The KMV4’s single camshaft is mounted in the valley between the cylinders, actuating the valves through pushrods. This is an incredibly compact, simple and light arrangement, the benefits of which on a motorcycle should be obvious. Giving the engine a distinct visual character all its own are four individual 40mm throttle bodies fed by vertical intake trumpets.

In addition to providing Motus with the unique character of an American muscle car, the transverse V4 arrangement is also shorter and more rigid than an inline-four, allowing a relatively short wheelbase and making it a better candidate to serve as a stressed member in the chassis. The engine weighs only 130lbs and measures 18 inches at its widest point. The six-cylinder in that BMW? 22 inches.

The motorcycle that this monster engine is going into is, according to Motus’s Brian case, “Attempting to redefine what an American motorcycle could be. It’s core design principals are performance, comfort and range.” Don’t think of the MST-01 as a sport tourer, think of it as a sportbike that you can tour on.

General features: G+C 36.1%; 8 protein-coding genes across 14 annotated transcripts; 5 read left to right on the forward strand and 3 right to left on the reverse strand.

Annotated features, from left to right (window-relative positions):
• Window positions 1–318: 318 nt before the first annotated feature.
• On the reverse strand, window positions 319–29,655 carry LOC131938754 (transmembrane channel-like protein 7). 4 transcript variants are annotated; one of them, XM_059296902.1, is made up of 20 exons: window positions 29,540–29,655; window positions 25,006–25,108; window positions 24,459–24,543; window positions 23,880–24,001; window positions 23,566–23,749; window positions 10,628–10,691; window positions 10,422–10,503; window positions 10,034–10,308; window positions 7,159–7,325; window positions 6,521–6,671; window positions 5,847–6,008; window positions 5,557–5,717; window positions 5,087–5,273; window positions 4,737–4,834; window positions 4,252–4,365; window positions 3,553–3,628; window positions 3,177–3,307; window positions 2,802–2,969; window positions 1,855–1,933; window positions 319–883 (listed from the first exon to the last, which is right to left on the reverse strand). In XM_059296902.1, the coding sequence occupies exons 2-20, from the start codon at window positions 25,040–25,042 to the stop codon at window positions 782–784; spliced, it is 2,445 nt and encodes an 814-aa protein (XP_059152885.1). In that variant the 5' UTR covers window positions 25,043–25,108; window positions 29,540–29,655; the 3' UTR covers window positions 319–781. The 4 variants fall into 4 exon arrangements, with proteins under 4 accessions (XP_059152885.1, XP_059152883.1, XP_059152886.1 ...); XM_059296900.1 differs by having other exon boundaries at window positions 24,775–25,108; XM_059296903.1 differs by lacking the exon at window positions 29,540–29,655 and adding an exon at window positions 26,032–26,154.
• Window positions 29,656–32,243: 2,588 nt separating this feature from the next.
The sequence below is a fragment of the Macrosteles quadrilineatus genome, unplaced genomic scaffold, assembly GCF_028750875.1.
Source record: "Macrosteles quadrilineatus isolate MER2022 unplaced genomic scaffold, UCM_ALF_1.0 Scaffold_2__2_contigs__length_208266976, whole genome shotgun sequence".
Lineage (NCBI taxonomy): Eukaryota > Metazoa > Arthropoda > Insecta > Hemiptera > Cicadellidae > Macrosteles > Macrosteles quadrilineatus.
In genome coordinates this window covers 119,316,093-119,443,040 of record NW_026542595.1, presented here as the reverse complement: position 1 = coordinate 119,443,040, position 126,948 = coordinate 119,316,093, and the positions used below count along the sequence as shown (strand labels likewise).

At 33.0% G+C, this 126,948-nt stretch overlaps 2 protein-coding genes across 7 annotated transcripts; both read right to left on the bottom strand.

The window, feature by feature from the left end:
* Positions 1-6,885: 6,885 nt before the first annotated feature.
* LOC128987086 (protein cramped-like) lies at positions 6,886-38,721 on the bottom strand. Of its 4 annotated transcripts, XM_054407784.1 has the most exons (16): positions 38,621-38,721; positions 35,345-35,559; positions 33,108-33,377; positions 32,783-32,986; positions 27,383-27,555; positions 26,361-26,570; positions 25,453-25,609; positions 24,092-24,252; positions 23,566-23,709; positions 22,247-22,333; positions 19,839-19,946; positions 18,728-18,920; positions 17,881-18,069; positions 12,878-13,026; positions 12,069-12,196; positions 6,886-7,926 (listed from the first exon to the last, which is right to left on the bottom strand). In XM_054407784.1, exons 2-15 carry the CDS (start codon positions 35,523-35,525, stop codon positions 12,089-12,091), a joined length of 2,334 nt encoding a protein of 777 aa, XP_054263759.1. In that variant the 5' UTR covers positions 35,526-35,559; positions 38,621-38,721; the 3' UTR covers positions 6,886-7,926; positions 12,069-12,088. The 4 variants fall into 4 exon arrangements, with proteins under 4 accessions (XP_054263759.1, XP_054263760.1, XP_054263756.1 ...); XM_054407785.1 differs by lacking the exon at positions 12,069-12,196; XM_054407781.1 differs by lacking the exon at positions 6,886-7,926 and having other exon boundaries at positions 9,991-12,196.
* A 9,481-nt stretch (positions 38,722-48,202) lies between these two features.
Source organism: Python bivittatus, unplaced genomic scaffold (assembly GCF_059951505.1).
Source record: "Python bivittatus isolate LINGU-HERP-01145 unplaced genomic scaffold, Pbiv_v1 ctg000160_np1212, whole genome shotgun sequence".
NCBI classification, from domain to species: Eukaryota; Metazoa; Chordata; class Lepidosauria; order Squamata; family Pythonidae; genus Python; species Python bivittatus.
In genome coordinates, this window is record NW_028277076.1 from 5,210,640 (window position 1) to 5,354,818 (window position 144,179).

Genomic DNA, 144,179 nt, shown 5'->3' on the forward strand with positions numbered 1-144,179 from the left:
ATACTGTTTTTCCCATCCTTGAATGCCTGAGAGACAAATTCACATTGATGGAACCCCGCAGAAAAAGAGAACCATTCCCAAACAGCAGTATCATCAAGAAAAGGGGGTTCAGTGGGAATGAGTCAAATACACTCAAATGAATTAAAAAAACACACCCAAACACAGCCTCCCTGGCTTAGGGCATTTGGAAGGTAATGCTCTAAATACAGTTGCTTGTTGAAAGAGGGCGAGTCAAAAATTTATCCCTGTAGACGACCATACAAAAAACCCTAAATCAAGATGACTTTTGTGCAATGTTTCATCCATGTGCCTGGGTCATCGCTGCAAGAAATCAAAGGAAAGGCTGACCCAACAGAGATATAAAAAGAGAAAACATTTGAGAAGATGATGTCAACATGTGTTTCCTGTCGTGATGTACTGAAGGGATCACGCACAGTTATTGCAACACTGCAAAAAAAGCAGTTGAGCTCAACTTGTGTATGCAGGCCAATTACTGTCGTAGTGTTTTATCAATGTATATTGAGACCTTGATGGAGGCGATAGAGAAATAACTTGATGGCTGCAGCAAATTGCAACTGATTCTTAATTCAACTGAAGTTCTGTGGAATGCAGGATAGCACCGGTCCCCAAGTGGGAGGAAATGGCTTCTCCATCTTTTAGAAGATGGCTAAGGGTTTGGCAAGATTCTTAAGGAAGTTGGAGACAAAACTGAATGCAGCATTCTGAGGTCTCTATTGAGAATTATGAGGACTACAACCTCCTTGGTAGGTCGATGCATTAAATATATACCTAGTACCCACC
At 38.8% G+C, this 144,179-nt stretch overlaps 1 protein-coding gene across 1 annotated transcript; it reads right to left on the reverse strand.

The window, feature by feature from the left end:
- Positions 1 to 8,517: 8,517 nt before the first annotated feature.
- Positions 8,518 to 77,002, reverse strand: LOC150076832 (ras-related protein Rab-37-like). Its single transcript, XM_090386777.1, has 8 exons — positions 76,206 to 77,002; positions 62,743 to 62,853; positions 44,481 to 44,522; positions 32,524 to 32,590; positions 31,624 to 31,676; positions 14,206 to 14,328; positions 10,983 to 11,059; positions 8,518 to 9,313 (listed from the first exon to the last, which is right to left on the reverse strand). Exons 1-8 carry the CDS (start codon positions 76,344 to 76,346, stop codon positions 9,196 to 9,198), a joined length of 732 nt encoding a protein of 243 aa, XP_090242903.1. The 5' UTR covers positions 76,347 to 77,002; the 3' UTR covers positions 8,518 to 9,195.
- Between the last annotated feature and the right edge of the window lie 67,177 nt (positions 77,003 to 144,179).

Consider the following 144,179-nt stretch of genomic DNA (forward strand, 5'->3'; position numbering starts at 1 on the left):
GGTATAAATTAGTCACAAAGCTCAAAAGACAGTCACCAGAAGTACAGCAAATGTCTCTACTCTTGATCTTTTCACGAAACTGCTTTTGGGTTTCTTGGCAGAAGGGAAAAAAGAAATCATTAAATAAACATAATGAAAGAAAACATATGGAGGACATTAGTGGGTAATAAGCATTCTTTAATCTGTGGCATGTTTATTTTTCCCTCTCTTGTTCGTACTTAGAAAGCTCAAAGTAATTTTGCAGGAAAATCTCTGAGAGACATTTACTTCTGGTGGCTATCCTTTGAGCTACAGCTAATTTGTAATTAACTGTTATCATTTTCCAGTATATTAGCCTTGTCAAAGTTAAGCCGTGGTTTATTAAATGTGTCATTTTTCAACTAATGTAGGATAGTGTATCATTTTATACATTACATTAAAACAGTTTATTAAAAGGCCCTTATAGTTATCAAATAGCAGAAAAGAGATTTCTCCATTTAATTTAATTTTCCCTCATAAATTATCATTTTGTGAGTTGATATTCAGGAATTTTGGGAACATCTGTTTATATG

“The entire Motus concept is basically a rebuttal or counter-point to everything that stereotypes American motorcycles — overweight, inefficient, gaudy, loud, unsophisticated, etc,” continues Case.

“The image you see here is one of our test mules being outfitted as the [MST-R],” says Case. “It is being built up and prepared for testing throughout the country, through all weather conditions, altitudes, etc. We will personally be riding these bikes all over the country to validate them, but also to demonstrate them for all of the independent dealers  who have contacted us and the new ones we hope to meet along the way. We’d like to hear from any rider-oriented dealer who has an interest in carrying a new line of American performance bikes.”